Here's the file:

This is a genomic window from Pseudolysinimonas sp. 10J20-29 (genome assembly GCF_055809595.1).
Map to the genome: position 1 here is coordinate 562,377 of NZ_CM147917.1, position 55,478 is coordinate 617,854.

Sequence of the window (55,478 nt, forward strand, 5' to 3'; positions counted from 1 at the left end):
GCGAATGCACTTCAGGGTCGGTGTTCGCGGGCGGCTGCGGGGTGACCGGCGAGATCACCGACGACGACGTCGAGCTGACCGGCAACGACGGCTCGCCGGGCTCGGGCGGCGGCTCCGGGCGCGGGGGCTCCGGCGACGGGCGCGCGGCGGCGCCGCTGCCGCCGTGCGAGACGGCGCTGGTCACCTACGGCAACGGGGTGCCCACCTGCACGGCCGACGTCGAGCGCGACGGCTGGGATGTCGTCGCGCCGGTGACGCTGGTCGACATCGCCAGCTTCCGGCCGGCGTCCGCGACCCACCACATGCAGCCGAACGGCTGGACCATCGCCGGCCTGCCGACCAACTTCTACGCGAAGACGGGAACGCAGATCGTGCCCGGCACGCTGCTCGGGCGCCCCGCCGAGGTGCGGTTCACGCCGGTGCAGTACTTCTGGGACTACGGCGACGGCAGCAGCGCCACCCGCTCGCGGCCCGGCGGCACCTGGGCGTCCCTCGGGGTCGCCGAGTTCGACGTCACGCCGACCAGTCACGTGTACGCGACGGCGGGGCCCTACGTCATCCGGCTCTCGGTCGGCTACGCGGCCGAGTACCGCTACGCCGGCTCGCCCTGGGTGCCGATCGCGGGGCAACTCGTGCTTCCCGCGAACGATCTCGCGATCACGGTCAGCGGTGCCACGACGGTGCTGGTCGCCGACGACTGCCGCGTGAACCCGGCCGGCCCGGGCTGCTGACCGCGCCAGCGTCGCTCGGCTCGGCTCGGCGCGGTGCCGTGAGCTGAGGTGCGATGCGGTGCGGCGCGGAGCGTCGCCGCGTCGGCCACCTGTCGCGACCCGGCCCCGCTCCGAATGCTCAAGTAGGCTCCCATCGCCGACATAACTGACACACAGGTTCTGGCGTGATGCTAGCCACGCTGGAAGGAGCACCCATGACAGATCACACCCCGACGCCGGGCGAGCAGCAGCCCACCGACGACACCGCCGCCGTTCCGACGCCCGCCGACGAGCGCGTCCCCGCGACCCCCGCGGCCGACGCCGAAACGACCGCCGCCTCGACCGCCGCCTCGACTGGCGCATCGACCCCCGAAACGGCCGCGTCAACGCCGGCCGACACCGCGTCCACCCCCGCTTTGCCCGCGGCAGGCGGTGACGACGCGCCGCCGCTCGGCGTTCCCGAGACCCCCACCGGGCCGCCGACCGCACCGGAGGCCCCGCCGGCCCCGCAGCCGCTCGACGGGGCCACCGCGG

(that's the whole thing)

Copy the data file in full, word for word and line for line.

This is a genomic window from Pseudolysinimonas sp. 10J20-29 (genome assembly GCF_055809595.1).
Map to the genome: position 1 here is coordinate 562,377 of NZ_CM147917.1, position 55,478 is coordinate 617,854.

Sequence of the window (55,478 nt, forward strand, 5' to 3'; positions counted from 1 at the left end):
GCGAATGCACTTCAGGGTCGGTGTTCGCGGGCGGCTGCGGGGTGACCGGCGAGATCACCGACGACGACGTCGAGCTGACCGGCAACGACGGCTCGCCGGGCTCGGGCGGCGGCTCCGGGCGCGGGGGCTCCGGCGACGGGCGCGCGGCGGCGCCGCTGCCGCCGTGCGAGACGGCGCTGGTCACCTACGGCAACGGGGTGCCCACCTGCACGGCCGACGTCGAGCGCGACGGCTGGGATGTCGTCGCGCCGGTGACGCTGGTCGACATCGCCAGCTTCCGGCCGGCGTCCGCGACCCACCACATGCAGCCGAACGGCTGGACCATCGCCGGCCTGCCGACCAACTTCTACGCGAAGACGGGAACGCAGATCGTGCCCGGCACGCTGCTCGGGCGCCCCGCCGAGGTGCGGTTCACGCCGGTGCAGTACTTCTGGGACTACGGCGACGGCAGCAGCGCCACCCGCTCGCGGCCCGGCGGCACCTGGGCGTCCCTCGGGGTCGCCGAGTTCGACGTCACGCCGACCAGTCACGTGTACGCGACGGCGGGGCCCTACGTCATCCGGCTCTCGGTCGGCTACGCGGCCGAGTACCGCTACGCCGGCTCGCCCTGGGTGCCGATCGCGGGGCAACTCGTGCTTCCCGCGAACGATCTCGCGATCACGGTCAGCGGTGCCACGACGGTGCTGGTCGCCGACGACTGCCGCGTGAACCCGGCCGGCCCGGGCTGCTGACCGCGCCAGCGTCGCTCGGCTCGGCTCGGCGCGGTGCCGTGAGCTGAGGTGCGATGCGGTGCGGCGCGGAGCGTCGCCGCGTCGGCCACCTGTCGCGACCCGGCCCCGCTCCGAATGCTCAAGTAGGCTCCCATCGCCGACATAACTGACACACAGGTTCTGGCGTGATGCTAGCCACGCTGGAAGGAGCACCCATGACAGATCACACCCCGACGCCGGGCGAGCAGCAGCCCACCGACGACACCGCCGCCGTTCCGACGCCCGCCGACGAGCGCGTCCCCGCGACCCCCGCGGCCGACGCCGAAACGACCGCCGCCTCGACCGCCGCCTCGACTGGCGCATCGACCCCCGAAACGGCCGCGTCAACGCCGGCCGACACCGCGTCCACCCCCGCTTTGCCCGCGGCAGGCGGTGACGACGCGCCGCCGCTCGGCGTTCCCGAGACCCCCACCGGGCCGCCGACCGCACCGGAGGCCCCGCCGGCCCCGCAGCCGCTCGACGGGGCCACCGCGG